When Daniel “D.K.” Kelly II ’18 began his studies at Shenandoah Conservatory, he arrived as a musician steeped in gospel and marching band traditions. But after four years in the jazz studies program, the drummer emerged as a musician who, just a year after graduation, has been selected as the grand prize winner in the Shure Drum Mastery Contest.
Kelly’s entry in the international audio products company’s contest bested 1,000 entries from 38 countries. As the grand prize winner, he was awarded a trip to London, a two-day masterclass at Metropolis Studios with Ash Soan and $5,000 worth of Shure gear. The jury consisted of professional drummers from around the world including Soan, Taylor Gordon, Tobias Derer, Takashi Kashikura and Shiguang Cui.
Contestants submitted a video in which they played without accompaniment. “Daniel’s creative approach and colorful rhythmic styles won over the jury. His playing styles include Gospel, Jazz, R&B, Rock, Latin, and even Classical,” states the Shure press release about Kelly’s win.
Check out his winning submission:
Kelly, who is originally from Hampton, Virginia, but now calls Winchester, Virginia, home, said he plans to travel to London in early-to-mid October, instead of September as originally planned, because he’s playing two shows, “Ain’t Misbehavin’” and “Boynton Beach Club,” at the Surflight Theatre in Beach Haven, New Jersey, that month.
Kelly said he entered the contest on a whim, having only previously entered one other similar contest – a Guitar Center one – as an 11th grader back in 2011, and didn’t make it past the store round. This time out, he was excited to learn he was the contest’s U.S. winner, and when he received the email about winning the grand prize, he said he screamed, then yelled, “Oh my gosh! What in the world? I’m going to London!”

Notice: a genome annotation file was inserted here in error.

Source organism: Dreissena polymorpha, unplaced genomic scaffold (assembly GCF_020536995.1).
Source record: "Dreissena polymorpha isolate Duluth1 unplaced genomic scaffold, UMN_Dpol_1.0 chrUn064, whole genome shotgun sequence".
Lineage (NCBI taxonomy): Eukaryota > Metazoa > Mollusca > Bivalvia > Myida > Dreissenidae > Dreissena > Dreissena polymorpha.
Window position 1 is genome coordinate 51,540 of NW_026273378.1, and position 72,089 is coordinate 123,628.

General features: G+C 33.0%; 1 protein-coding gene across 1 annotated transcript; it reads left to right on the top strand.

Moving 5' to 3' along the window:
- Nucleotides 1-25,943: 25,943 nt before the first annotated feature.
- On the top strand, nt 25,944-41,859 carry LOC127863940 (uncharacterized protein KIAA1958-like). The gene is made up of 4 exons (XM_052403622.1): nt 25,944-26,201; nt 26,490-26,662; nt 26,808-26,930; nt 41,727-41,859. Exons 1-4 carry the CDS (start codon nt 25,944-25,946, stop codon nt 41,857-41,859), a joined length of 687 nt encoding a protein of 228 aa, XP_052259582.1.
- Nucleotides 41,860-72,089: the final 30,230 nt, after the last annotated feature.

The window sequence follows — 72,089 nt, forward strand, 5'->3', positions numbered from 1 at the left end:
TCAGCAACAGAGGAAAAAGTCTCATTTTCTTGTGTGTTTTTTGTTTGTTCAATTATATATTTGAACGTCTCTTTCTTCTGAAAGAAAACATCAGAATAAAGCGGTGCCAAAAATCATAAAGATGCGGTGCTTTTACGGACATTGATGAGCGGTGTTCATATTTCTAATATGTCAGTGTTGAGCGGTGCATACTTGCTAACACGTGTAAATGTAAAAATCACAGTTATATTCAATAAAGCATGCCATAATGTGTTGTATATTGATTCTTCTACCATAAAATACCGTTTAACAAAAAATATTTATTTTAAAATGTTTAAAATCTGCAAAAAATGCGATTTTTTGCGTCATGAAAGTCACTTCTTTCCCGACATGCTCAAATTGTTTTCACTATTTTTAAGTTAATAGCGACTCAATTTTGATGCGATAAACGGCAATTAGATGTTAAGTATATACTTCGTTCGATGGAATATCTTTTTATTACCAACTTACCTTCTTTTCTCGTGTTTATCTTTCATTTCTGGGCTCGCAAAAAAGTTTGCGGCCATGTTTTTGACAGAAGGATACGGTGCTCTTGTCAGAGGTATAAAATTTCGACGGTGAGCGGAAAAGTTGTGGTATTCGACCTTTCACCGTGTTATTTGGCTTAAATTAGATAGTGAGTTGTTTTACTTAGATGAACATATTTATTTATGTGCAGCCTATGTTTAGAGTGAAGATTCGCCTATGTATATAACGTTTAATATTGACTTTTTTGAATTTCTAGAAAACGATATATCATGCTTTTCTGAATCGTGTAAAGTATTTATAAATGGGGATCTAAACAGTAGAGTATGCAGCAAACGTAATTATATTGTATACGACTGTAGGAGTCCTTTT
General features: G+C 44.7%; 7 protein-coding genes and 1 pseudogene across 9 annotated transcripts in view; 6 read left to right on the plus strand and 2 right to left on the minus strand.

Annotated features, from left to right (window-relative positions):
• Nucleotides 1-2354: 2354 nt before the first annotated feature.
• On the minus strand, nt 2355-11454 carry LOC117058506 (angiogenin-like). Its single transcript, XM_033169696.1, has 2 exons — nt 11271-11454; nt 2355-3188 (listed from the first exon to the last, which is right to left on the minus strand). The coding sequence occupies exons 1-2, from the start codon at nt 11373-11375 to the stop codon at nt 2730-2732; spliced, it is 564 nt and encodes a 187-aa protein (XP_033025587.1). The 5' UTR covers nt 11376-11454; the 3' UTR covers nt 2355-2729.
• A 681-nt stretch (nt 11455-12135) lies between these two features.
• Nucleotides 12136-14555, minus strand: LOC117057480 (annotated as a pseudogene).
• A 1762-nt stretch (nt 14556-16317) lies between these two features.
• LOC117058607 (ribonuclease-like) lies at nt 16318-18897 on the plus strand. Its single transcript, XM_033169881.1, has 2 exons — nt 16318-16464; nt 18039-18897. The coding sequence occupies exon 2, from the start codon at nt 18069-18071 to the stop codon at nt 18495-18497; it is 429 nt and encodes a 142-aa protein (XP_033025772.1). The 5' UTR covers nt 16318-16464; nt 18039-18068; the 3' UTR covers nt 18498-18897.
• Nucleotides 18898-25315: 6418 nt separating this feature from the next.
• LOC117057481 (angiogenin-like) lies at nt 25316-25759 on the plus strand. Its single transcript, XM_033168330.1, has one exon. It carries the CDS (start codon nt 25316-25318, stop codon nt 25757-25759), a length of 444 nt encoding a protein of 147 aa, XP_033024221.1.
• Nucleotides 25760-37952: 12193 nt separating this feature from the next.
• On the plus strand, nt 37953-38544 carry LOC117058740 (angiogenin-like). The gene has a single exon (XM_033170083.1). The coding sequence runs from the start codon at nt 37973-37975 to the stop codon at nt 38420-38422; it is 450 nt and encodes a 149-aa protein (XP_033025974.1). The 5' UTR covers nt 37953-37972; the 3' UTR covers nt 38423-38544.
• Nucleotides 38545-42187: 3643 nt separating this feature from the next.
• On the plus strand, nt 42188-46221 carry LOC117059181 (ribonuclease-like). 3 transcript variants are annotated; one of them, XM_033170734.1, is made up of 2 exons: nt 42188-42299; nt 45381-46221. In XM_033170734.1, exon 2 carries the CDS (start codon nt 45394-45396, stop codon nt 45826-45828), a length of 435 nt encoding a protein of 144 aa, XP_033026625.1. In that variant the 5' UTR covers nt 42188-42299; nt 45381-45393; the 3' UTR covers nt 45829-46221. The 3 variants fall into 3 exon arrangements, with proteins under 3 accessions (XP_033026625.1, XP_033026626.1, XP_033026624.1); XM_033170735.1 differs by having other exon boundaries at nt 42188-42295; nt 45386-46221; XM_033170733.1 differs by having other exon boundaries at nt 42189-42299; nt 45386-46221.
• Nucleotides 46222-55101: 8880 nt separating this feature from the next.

He recorded his winning video at Shenandoah, which is where he developed the chops he displayed. Adjunct Associate Professor of Jazz Percussion Alphonso Young Jr., M.M., has served as his mentor, Kelly said. When Kelly was a student, Young took him under his wing, and exposed him to different genres, styles and techniques. Kelly said Young still shows him musical ideas that blow his mind. “I learned a lot from him.”
As a Shenandoah jazz student, he also learned “how to listen more to the band,” and be a cohesive part of a musical whole. No one wants to play with a showboater, he noted.
Since graduating, Kelly has often worked as an integral part of a team, serving as musical director for the production of “Revival: The Resurrection of Son House” at the Geva Theatre Center in Rochester, New York. He began his tenure with the show as a drummer, and later moved into the music director position, using conducting skills he learned from Professor of Voice, Choral Conducting and Choral Music Karen Keating, D.M.A. He’s currently engaged in writing sheet music for the show’s performers for any future productions of the show, which originally focused on music of the blues player Son House, who didn’t notate his music.
His summer also includes serving as drum staff for the National Jazz Workshop at Shenandoah as well as time playing in the orchestra pit for the Shenandoah Summer Music Theatre productions “Ragtime!” and “Young Frankenstein,” and being percussion coordinator for two area high schools – one in Fauquier County, Virginia, and one in Loudoun County, Virginia.
And, he’s planning and creating his online show, “The Drum Orpheum,” where he’ll use the Shure video kit he won through the Drum Mastery Contest to film interviews with fellow drummers and musicians. He expects the first episode to drop this fall. His contest win, he said, has put some additional fire into him, and he anticipates it’ll draw more attention to him as a musician, so he needs to keep the momentum going. “I cannot slack off now,” he said. “I cannot stop now.”
But even as he’s in the midst of a young career with plenty of activity, he doesn’t see himself as an expert. Instead, he calls himself a “tadpole” in the drumming world.